“The more some synod fathers claim that no doctrinal change is sought on matters of divorce and remarriage -- only a change in ‘discipline’ -- the more other synod fathers worry,” wrote Chaput, one of four bishops elected by his fellow American prelates to be a synod delegate.

“And for good reason. Practice inevitably shapes belief.”

READ: Bishops admit: We don’t know much about sex, need married advisers

Chaput’s concerns reflected worries shared by many in the orthodox camp. Some of them have delivered forceful public ultimatums, saying any changes would be tantamount to heresy, while 13 others lodged their protests about the synod’s process -- and the working document they are debating -- in a secret letter to Francis that was published earlier this week.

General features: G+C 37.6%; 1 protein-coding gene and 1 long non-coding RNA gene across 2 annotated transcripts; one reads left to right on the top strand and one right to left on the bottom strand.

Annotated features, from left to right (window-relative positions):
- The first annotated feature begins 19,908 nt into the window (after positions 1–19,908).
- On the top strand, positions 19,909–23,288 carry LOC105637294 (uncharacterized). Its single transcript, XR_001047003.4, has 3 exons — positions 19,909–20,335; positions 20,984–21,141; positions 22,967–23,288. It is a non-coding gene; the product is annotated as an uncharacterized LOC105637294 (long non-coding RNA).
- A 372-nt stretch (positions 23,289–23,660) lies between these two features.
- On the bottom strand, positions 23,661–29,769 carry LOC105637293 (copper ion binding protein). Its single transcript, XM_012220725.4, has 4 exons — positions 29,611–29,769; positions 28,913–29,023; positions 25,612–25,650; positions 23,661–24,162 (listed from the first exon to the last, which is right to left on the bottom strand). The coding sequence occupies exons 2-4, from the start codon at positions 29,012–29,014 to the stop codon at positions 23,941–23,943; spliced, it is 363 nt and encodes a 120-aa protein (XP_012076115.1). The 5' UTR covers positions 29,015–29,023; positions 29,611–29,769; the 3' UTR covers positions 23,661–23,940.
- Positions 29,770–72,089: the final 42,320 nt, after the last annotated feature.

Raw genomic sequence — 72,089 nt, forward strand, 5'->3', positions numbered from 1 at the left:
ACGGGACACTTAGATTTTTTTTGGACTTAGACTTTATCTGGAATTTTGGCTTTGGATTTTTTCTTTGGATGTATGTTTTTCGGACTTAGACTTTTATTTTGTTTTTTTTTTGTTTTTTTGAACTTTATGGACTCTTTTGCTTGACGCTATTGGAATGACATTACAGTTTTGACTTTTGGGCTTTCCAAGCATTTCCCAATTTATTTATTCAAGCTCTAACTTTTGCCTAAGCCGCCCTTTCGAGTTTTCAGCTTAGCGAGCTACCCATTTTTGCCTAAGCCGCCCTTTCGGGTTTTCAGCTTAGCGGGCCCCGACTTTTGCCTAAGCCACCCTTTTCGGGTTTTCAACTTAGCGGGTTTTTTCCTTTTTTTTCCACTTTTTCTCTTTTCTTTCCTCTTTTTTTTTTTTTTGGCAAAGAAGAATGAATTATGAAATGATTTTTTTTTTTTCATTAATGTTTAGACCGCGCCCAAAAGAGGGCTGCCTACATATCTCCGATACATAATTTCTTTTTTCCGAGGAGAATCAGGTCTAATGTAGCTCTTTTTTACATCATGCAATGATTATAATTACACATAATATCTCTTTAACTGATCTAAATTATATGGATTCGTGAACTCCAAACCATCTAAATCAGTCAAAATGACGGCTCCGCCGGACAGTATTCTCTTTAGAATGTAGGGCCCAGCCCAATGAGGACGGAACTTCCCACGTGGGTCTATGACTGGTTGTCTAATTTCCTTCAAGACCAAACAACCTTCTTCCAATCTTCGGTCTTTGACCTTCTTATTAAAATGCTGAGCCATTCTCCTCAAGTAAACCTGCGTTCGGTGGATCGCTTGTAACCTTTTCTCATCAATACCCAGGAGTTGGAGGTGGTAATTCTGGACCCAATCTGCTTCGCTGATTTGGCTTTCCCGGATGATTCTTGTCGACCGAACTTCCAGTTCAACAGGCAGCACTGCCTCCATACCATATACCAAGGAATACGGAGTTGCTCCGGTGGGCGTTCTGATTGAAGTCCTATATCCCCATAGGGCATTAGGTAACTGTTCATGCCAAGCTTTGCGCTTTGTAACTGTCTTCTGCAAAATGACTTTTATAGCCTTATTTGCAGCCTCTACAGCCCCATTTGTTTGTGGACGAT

Later Friday, however, Archbishop Blase Cupich, a reform-minded prelate picked a year ago by Francis to head the Chicago archdiocese, said Chaput and others should, in effect, chill out.

“I don’t share the anxiety at all,” Cupich told reporters at a briefing.

Cupich then recounted how the pope called him over during a break in the proceedings to chat. “He just looked so refreshed, calm, at peace,” Cupich said. “That, I think, is the attitude that we should all have.

“If the Holy Father is at peace with the way things are going, I think each one of us should put aside the fears or anxieties that might be … present in our hearts and pay attention to" Francis' example.

As for concerns expressed by Chaput and others that the synod’s working document is too slanted toward the reform agenda, Cupich said that the synod was in fact amending and editing that document.

He also noted that the working document was the product of a synod held last year, as well as months of consultation with bishops from around the world.